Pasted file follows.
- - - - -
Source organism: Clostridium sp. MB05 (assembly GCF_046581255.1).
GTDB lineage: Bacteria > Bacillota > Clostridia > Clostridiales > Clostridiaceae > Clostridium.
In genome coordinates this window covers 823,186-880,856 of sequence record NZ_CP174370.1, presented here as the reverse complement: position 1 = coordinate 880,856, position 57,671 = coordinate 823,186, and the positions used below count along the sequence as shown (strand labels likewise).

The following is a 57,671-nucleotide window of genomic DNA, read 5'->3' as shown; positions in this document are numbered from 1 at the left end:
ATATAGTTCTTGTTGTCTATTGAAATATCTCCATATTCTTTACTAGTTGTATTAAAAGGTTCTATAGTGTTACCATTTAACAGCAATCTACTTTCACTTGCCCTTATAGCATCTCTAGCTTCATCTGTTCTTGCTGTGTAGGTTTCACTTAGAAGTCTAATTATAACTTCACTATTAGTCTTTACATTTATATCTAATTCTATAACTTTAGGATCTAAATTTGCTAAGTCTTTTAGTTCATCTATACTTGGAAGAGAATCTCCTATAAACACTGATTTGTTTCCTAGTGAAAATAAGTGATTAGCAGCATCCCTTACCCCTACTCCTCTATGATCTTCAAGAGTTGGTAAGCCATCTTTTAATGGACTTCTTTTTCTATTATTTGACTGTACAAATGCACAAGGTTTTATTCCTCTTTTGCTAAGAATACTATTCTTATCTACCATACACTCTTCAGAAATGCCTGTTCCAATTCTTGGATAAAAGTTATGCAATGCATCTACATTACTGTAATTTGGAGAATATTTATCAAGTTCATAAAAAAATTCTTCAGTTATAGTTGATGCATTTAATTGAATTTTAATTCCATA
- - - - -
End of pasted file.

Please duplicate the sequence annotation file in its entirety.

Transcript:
Source organism: Clostridium sp. MB05 (assembly GCF_046581255.1).
GTDB lineage: Bacteria > Bacillota > Clostridia > Clostridiales > Clostridiaceae > Clostridium.
In genome coordinates this window covers 823,186-880,856 of sequence record NZ_CP174370.1, presented here as the reverse complement: position 1 = coordinate 880,856, position 57,671 = coordinate 823,186, and the positions used below count along the sequence as shown (strand labels likewise).

The following is a 57,671-nucleotide window of genomic DNA, read 5'->3' as shown; positions in this document are numbered from 1 at the left end:
ATATAGTTCTTGTTGTCTATTGAAATATCTCCATATTCTTTACTAGTTGTATTAAAAGGTTCTATAGTGTTACCATTTAACAGCAATCTACTTTCACTTGCCCTTATAGCATCTCTAGCTTCATCTGTTCTTGCTGTGTAGGTTTCACTTAGAAGTCTAATTATAACTTCACTATTAGTCTTTACATTTATATCTAATTCTATAACTTTAGGATCTAAATTTGCTAAGTCTTTTAGTTCATCTATACTTGGAAGAGAATCTCCTATAAACACTGATTTGTTTCCTAGTGAAAATAAGTGATTAGCAGCATCCCTTACCCCTACTCCTCTATGATCTTCAAGAGTTGGTAAGCCATCTTTTAATGGACTTCTTTTTCTATTATTTGACTGTACAAATGCACAAGGTTTTATTCCTCTTTTGCTAAGAATACTATTCTTATCTACCATACACTCTTCAGAAATGCCTGTTCCAATTCTTGGATAAAAGTTATGCAATGCATCTACATTACTGTAATTTGGAGAATATTTATCAAGTTCATAAAAAAATTCTTCAGTTATAGTTGATGCATTTAATTGAATTTTAATTCCATA